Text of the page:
Farmers and ranchers

Soil erosion and the use of powerful farming tools increase the potential for damage to underground natural gas lines. Learn how you can prevent gas pipeline accidents.


Digging near high-pressure natural gas pipelines

When you till, rip, dig or perform other digging activities within 10 feet of a high-pressure natural gas pipeline, a PG&E representative needs to be on-site.


Agricultural drain tile projects

During installation of a pipeline crossing, the intersection should be as near to 90 degrees as possible and should clear the pipeline by at least 24 inches. Use solid tile at the point where field tile crosses the pipeline and pea gravel to prevent settling. Plastic pipe is preferred when crossing the pipeline. A local PG&E representative may be on-site during installation.


Deep plowing or ripping

Proceed with caution when deep plowing and try to stay clear of PG&E pipeline rights-of-way. We may schedule a meeting with you to discuss risks and precautionary measures to take, including having a PG&E representative stand by while the work is performed.

tractor which is deep plowing


Land contour modification projects

If you are installing ponds, lakes or drainage ditches, please keep a distance of at least 36 inches to protect the pipeline and those working near it. A representative may be on-site when you backfill.

Take these steps to prevent natural gas leaks

1OF 4

Call 811

Call 811 at least two business days before you dig—the service is free.

2OF 4

Identify and mark your digging area

Identify and mark your digging area with a white substance such as chalk, spray paint, flour or marking whiskers, tags, stakes or any combination.

3OF 4

Leave the marks in place

PG&E and other companies will use colored utility flags, stakes or paint to mark underground lines following the American Public Works Association Uniform Color Code (PNG, 130 KB). Please leave the marks in place until you are finished digging. The marks are valid for 28 days.

4OF 4

Use handheld digging tools when digging within 24 inches of the outside edge

Only use hand digging tools, such as shovels, within the 24-inch zone.  After finishing your project, carefully backfill and compact the soil.

For additional information about 811 or to make an online request, go to the Underground Service Alert North or DigAlert websites.
Visit USANorth811.org
Visit DigAlert.org


Natural gas transmission pipeline markers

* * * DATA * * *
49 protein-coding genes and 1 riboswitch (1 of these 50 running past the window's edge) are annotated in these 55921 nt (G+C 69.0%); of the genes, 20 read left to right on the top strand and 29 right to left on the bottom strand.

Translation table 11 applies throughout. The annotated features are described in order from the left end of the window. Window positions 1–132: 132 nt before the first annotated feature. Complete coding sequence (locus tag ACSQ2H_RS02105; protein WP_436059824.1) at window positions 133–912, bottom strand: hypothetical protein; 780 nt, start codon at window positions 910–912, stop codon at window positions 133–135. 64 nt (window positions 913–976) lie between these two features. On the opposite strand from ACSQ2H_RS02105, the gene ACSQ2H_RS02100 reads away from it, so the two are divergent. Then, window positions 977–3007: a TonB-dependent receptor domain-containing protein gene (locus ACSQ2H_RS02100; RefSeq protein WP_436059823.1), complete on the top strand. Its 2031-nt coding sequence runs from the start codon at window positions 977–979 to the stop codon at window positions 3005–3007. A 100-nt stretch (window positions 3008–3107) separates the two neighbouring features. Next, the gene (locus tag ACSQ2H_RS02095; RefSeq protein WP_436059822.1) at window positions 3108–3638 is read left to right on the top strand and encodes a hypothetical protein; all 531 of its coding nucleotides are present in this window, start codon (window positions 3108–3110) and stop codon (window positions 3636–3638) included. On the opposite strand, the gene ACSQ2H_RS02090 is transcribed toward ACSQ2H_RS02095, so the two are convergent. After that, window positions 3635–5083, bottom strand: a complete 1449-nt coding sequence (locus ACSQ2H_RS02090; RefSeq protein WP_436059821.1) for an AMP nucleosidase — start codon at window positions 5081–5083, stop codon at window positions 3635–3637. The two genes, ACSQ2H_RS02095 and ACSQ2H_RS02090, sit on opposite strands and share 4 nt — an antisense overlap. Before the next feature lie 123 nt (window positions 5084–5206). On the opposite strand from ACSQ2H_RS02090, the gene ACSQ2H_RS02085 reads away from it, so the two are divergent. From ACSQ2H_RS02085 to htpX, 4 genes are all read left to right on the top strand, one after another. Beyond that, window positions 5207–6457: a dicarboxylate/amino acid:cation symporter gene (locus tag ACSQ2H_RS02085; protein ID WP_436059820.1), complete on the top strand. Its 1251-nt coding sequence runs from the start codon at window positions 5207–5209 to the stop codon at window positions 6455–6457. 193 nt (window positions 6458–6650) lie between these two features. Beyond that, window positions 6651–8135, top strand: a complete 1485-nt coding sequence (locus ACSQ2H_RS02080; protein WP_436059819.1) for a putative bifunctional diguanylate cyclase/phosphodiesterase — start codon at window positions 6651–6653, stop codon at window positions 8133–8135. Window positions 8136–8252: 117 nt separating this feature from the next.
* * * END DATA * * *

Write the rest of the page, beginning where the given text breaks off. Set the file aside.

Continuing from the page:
You can spot PG&E's larger transmission pipelines by looking for pipeline markers. They specify the approximate or offset location; however, not all pipelines follow a straight path between markers. These markers also indicate the need for extra care when digging in the area.


map of transmission pipelines

See if there are transmission pipelines nearby

Use our interactive online map to find out if there are natural gas transmission pipelines in your area.
View map


image of ground marker

Take extra care digging near pipeline markers

A red and white marker indicates you are near a gas transmission line. Note that it's against the law to remove or tamper with one of these markers.


What to do if you suspect a gas leak or damaged gas line

  • If you suspect a leak, or you accidentally dent, scrape or damage a gas pipeline in any way, alert others in the area and leave immediately.
  • Until you are a safe distance upwind, do not light a match, use a cell phone or flashlight, operate a vehicle or use any electronic device near the leak.
  • Call 9-1-1 for emergency assistance and then call PG&E at 1-800-743-5000.

Recognize signs of a natural gas leak

Please report any signs of a gas leak immediately.

Smell

We add a distinctive, sulfur-like, rotten egg odor so you can detect even small amounts of natural gas. However, DO NOT rely only on your sense of smell to detect the presence of natural gas.

Sound

Pay attention to hissing, whistling or roaring sounds coming from underground or from a gas appliance.

Sight

Be aware of dirt spraying into the air; continual bubbling in a pond, creek, puddle or other source of standing water; as well as dead or dying vegetation in an otherwise moist area.